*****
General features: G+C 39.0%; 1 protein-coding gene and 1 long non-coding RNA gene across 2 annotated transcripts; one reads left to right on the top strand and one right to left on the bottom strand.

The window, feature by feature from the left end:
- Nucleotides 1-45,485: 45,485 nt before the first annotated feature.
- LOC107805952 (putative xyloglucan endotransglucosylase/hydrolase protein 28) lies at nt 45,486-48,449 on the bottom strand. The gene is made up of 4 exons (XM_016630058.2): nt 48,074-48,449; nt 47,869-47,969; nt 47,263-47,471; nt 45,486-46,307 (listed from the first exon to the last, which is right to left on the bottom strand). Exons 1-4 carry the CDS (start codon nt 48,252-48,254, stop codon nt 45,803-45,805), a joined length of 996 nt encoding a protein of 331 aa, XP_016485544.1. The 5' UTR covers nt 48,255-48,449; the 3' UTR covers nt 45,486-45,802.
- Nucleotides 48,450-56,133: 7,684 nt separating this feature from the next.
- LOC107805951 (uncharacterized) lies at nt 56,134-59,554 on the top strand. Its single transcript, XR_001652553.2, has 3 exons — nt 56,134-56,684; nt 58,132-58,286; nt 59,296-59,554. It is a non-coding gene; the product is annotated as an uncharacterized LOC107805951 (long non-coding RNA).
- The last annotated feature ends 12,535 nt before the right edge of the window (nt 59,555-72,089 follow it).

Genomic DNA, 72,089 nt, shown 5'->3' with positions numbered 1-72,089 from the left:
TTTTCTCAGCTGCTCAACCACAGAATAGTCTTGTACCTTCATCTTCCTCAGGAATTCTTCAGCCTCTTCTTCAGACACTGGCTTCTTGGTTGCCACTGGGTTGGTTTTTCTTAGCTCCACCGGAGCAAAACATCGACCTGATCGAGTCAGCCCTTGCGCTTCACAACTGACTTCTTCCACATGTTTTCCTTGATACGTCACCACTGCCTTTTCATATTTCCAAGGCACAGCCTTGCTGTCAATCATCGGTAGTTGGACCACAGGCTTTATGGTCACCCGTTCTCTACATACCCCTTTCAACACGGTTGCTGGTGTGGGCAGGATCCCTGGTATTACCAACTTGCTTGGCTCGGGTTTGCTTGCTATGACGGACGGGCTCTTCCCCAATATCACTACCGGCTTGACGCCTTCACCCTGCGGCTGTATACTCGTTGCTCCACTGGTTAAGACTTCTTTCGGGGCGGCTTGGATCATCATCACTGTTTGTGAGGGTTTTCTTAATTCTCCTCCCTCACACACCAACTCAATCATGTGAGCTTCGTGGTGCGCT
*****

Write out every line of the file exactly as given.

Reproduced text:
General features: G+C 39.0%; 1 protein-coding gene and 1 long non-coding RNA gene across 2 annotated transcripts; one reads left to right on the top strand and one right to left on the bottom strand.

The window, feature by feature from the left end:
- Nucleotides 1-45,485: 45,485 nt before the first annotated feature.
- LOC107805952 (putative xyloglucan endotransglucosylase/hydrolase protein 28) lies at nt 45,486-48,449 on the bottom strand. The gene is made up of 4 exons (XM_016630058.2): nt 48,074-48,449; nt 47,869-47,969; nt 47,263-47,471; nt 45,486-46,307 (listed from the first exon to the last, which is right to left on the bottom strand). Exons 1-4 carry the CDS (start codon nt 48,252-48,254, stop codon nt 45,803-45,805), a joined length of 996 nt encoding a protein of 331 aa, XP_016485544.1. The 5' UTR covers nt 48,255-48,449; the 3' UTR covers nt 45,486-45,802.
- Nucleotides 48,450-56,133: 7,684 nt separating this feature from the next.
- LOC107805951 (uncharacterized) lies at nt 56,134-59,554 on the top strand. Its single transcript, XR_001652553.2, has 3 exons — nt 56,134-56,684; nt 58,132-58,286; nt 59,296-59,554. It is a non-coding gene; the product is annotated as an uncharacterized LOC107805951 (long non-coding RNA).
- The last annotated feature ends 12,535 nt before the right edge of the window (nt 59,555-72,089 follow it).

Genomic DNA, 72,089 nt, shown 5'->3' with positions numbered 1-72,089 from the left:
TTTTCTCAGCTGCTCAACCACAGAATAGTCTTGTACCTTCATCTTCCTCAGGAATTCTTCAGCCTCTTCTTCAGACACTGGCTTCTTGGTTGCCACTGGGTTGGTTTTTCTTAGCTCCACCGGAGCAAAACATCGACCTGATCGAGTCAGCCCTTGCGCTTCACAACTGACTTCTTCCACATGTTTTCCTTGATACGTCACCACTGCCTTTTCATATTTCCAAGGCACAGCCTTGCTGTCAATCATCGGTAGTTGGACCACAGGCTTTATGGTCACCCGTTCTCTACATACCCCTTTCAACACGGTTGCTGGTGTGGGCAGGATCCCTGGTATTACCAACTTGCTTGGCTCGGGTTTGCTTGCTATGACGGACGGGCTCTTCCCCAATATCACTACCGGCTTGACGCCTTCACCCTGCGGCTGTATACTCGTTGCTCCACTGGTTAAGACTTCTTTCGGGGCGGCTTGGATCATCATCACTGTTTGTGAGGGTTTTCTTAATTCTCCTCCCTCACACACCAACTCAATCATGTGAGCTTCGTGGTGCGCT